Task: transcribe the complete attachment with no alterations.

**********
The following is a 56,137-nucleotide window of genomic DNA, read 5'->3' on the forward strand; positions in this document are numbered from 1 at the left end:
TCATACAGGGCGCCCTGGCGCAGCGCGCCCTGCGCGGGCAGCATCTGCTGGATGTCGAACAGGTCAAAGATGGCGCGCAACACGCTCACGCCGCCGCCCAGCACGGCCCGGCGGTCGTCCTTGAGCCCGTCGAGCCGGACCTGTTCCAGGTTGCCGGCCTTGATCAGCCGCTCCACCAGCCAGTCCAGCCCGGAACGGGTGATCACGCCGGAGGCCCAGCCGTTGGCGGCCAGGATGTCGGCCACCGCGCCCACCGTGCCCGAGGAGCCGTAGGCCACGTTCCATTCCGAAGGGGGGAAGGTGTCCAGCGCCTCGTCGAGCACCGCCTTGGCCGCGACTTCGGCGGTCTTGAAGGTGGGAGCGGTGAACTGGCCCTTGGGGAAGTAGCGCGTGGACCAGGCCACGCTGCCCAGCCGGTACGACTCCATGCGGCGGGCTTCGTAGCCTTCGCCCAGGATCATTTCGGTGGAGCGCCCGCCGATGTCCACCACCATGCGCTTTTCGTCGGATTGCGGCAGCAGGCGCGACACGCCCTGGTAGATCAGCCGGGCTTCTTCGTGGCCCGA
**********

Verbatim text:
The following is a 56,137-nucleotide window of genomic DNA, read 5'->3' on the forward strand; positions in this document are numbered from 1 at the left end:
TCATACAGGGCGCCCTGGCGCAGCGCGCCCTGCGCGGGCAGCATCTGCTGGATGTCGAACAGGTCAAAGATGGCGCGCAACACGCTCACGCCGCCGCCCAGCACGGCCCGGCGGTCGTCCTTGAGCCCGTCGAGCCGGACCTGTTCCAGGTTGCCGGCCTTGATCAGCCGCTCCACCAGCCAGTCCAGCCCGGAACGGGTGATCACGCCGGAGGCCCAGCCGTTGGCGGCCAGGATGTCGGCCACCGCGCCCACCGTGCCCGAGGAGCCGTAGGCCACGTTCCATTCCGAAGGGGGGAAGGTGTCCAGCGCCTCGTCGAGCACCGCCTTGGCCGCGACTTCGGCGGTCTTGAAGGTGGGAGCGGTGAACTGGCCCTTGGGGAAGTAGCGCGTGGACCAGGCCACGCTGCCCAGCCGGTACGACTCCATGCGGCGGGCTTCGTAGCCTTCGCCCAGGATCATTTCGGTGGAGCGCCCGCCGATGTCCACCACCATGCGCTTTTCGTCGGATTGCGGCAGCAGGCGCGACACGCCCTGGTAGATCAGCCGGGCTTCTTCGTGGCCCGA